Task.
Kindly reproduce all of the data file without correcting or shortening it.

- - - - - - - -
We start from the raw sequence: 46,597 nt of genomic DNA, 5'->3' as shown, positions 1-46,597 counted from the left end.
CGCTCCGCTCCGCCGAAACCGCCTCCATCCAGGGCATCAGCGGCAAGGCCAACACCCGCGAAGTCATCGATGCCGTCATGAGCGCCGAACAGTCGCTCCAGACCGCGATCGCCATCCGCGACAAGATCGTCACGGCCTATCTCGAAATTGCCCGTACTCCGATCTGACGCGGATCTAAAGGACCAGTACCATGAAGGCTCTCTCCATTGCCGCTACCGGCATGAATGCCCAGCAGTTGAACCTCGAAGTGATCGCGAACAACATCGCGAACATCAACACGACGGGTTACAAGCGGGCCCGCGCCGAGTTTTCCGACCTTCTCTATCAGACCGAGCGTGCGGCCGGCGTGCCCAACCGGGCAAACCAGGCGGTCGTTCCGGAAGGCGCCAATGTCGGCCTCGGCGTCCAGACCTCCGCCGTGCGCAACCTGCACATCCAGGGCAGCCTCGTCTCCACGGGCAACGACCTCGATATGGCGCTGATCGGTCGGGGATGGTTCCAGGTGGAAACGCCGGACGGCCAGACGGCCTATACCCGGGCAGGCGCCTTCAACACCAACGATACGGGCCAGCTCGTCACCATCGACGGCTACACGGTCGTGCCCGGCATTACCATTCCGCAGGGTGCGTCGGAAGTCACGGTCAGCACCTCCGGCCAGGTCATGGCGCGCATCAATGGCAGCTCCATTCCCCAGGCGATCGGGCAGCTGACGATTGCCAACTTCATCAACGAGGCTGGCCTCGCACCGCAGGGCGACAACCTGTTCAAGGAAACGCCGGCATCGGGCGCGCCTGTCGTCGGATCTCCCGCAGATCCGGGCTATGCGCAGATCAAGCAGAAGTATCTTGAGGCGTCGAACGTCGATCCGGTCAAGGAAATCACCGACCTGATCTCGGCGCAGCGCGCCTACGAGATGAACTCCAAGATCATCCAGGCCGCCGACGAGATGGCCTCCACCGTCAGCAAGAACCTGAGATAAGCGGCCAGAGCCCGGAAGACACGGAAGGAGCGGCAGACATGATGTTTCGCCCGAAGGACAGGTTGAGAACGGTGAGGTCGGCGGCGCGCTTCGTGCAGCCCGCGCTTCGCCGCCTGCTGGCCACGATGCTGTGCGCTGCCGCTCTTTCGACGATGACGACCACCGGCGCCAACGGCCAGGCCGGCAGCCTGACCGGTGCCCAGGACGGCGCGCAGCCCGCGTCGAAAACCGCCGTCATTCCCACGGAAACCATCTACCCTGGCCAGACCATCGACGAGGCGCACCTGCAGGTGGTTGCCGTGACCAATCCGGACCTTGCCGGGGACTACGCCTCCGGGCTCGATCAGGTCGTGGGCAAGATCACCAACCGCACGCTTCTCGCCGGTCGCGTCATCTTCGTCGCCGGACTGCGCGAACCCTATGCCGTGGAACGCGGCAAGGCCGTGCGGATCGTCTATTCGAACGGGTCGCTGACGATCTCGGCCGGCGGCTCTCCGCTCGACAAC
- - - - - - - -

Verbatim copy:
We start from the raw sequence: 46,597 nt of genomic DNA, 5'->3' as shown, positions 1-46,597 counted from the left end.
CGCTCCGCTCCGCCGAAACCGCCTCCATCCAGGGCATCAGCGGCAAGGCCAACACCCGCGAAGTCATCGATGCCGTCATGAGCGCCGAACAGTCGCTCCAGACCGCGATCGCCATCCGCGACAAGATCGTCACGGCCTATCTCGAAATTGCCCGTACTCCGATCTGACGCGGATCTAAAGGACCAGTACCATGAAGGCTCTCTCCATTGCCGCTACCGGCATGAATGCCCAGCAGTTGAACCTCGAAGTGATCGCGAACAACATCGCGAACATCAACACGACGGGTTACAAGCGGGCCCGCGCCGAGTTTTCCGACCTTCTCTATCAGACCGAGCGTGCGGCCGGCGTGCCCAACCGGGCAAACCAGGCGGTCGTTCCGGAAGGCGCCAATGTCGGCCTCGGCGTCCAGACCTCCGCCGTGCGCAACCTGCACATCCAGGGCAGCCTCGTCTCCACGGGCAACGACCTCGATATGGCGCTGATCGGTCGGGGATGGTTCCAGGTGGAAACGCCGGACGGCCAGACGGCCTATACCCGGGCAGGCGCCTTCAACACCAACGATACGGGCCAGCTCGTCACCATCGACGGCTACACGGTCGTGCCCGGCATTACCATTCCGCAGGGTGCGTCGGAAGTCACGGTCAGCACCTCCGGCCAGGTCATGGCGCGCATCAATGGCAGCTCCATTCCCCAGGCGATCGGGCAGCTGACGATTGCCAACTTCATCAACGAGGCTGGCCTCGCACCGCAGGGCGACAACCTGTTCAAGGAAACGCCGGCATCGGGCGCGCCTGTCGTCGGATCTCCCGCAGATCCGGGCTATGCGCAGATCAAGCAGAAGTATCTTGAGGCGTCGAACGTCGATCCGGTCAAGGAAATCACCGACCTGATCTCGGCGCAGCGCGCCTACGAGATGAACTCCAAGATCATCCAGGCCGCCGACGAGATGGCCTCCACCGTCAGCAAGAACCTGAGATAAGCGGCCAGAGCCCGGAAGACACGGAAGGAGCGGCAGACATGATGTTTCGCCCGAAGGACAGGTTGAGAACGGTGAGGTCGGCGGCGCGCTTCGTGCAGCCCGCGCTTCGCCGCCTGCTGGCCACGATGCTGTGCGCTGCCGCTCTTTCGACGATGACGACCACCGGCGCCAACGGCCAGGCCGGCAGCCTGACCGGTGCCCAGGACGGCGCGCAGCCCGCGTCGAAAACCGCCGTCATTCCCACGGAAACCATCTACCCTGGCCAGACCATCGACGAGGCGCACCTGCAGGTGGTTGCCGTGACCAATCCGGACCTTGCCGGGGACTACGCCTCCGGGCTCGATCAGGTCGTGGGCAAGATCACCAACCGCACGCTTCTCGCCGGTCGCGTCATCTTCGTCGCCGGACTGCGCGAACCCTATGCCGTGGAACGCGGCAAGGCCGTGCGGATCGTCTATTCGAACGGGTCGCTGACGATCTCGGCCGGCGGCTCTCCGCTCGACAAC